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Vanilla 101

Vanilla is one of those ingredients that transforms any dish into decadent deliciousness. Here’s everything you need to know about it!

Close up macro photo of vanilla seeds in vanilla pod

Vanilla is one of those ingredients that transforms any dish into decadent deliciousness with a simple flick of its magical pixie dust. We’ll be diving into this magic all week in the form of some seriously tasty recipes, but first let’s run through the vanilla basics.

Why is vanilla so expensive?

Vanilla is a finicky, labor-intensive plant, making it the second most expensive spice (next to saffron). Vanilla originally comes from Mexico, where hummingbirds and bees have adapted to be able to penetrate and pollinate its flower.

But when Europeans first brought vanilla plants back home with them, and without the help of the native birds and bees, they couldn’t figure out how to pollinate the flowers to grow beans. It wasn’t until the 1800s that a kid figured out how to pollinate the flowers by hand, and since then, most vanilla in the world has been pollinated this way!

Farmers must catch the flower blossoming (it’s open for about 1 day) and pollinate it before it closes. Once the beans finally do grow and are picked, they need hourly attention (sun drying and rolling) for four months.

On top of all this, vanilla beans are only grown in a few places around the world. 75% of all vanilla comes from Madagascar, so when disease killed off a huge portion of the Madagascar vanilla a few years ago, production plummeted and prices shot up even further.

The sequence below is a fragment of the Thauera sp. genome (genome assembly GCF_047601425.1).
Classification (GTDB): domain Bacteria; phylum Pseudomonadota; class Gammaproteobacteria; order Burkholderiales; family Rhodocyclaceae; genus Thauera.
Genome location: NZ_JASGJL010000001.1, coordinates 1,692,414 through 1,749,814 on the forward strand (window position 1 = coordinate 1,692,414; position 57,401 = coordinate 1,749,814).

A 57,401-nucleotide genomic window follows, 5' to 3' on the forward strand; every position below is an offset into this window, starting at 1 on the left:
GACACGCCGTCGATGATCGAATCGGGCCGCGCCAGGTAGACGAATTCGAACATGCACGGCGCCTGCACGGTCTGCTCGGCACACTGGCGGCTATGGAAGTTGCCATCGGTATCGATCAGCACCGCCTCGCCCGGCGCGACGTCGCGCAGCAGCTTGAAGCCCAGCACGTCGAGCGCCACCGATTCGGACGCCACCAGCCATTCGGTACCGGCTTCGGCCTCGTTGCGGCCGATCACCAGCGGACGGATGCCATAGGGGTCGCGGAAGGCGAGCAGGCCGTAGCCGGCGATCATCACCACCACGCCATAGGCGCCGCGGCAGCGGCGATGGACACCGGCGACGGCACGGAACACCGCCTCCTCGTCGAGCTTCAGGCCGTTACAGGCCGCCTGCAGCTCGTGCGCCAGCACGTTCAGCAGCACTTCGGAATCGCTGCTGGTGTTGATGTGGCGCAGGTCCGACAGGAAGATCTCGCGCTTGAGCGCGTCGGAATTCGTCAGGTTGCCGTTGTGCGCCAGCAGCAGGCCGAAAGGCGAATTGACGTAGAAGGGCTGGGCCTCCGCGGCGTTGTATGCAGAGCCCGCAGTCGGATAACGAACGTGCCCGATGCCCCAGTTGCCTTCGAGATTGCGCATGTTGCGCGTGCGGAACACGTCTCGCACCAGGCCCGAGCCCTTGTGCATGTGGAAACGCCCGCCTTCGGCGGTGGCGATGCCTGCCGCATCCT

Closeup photo of vanilla bean seeds on a knife from a vanilla pod

Varieties of Vanilla

There are a few varieties of vanilla bean grown around the world:

  • Bourbon: This variety comes from Madagascar (and to a lesser extent New Zealand) and has a lot of vanillin, the natural flavor molecule responsible for vanilla’s distinct taste.
  • Indonesian: A smokier variety
  • Mexican: This one has less vanillin and more fruity tones
  • Tahitian: This is actually a different species of orchid with a softer taste

There are also a number of ways you might encounter vanilla in cooking:

  • Vanilla Bean: This is simply the whole vanilla pod, containing its flavorful seeds inside.
  • Vanilla Extract: Alcohol + vanilla bean/seeds…that’s all! Watch out for other ingredients that shouldn’t be in your extract, like corn syrup.
  • Vanilla Paste: Extract + seeds, ground into a smooth paste. This is good to use when you don’t want extra liquid (like you would find in the extract) in your recipe, such as in baking.
  • Vanilla Powder: Dried extract + cornstarch, this is a dry, white powder that won’t discolor your culinary creations (use it like extract 1:1).
  • Vanilla Synthetic: Many vanilla-flavored things are made with synthetic vanilla, which is made by extracting vanillin from other plants (like cloves). This is an okay substitute, but doesn’t account for the other 170 flavor compounds in the vanilla bean which add dimension and character.

How to scrape a vanilla bean

If a recipe calls for the seeds from a vanilla bean, you’ll need to get them out first! To scrape the seeds from a vanilla bean:

  1. Cut: Split the vanilla bean down its length using a small knife to expose the seeds.
  2. Scrape: Take one of the halves and, holding onto the end, scrape the seeds out using the dull side (i.e. the top) of your knife. Repeat with the other half of the vanilla bean.
  3. Use: Use the seeds right away. And don’t waste the empty vanilla pod, which is full of flavor! Add it to a jar of sugar or to milk/cream for a delicate vanilla flavor.

How to Store Vanilla

Vanilla beans can be stored for a few weeks at room temperature, though they will dry out over time. Vanilla extract can be stored at room temperature indefinitely.

Macro photo of vanilla seeds

Hi, I’m Sarah!

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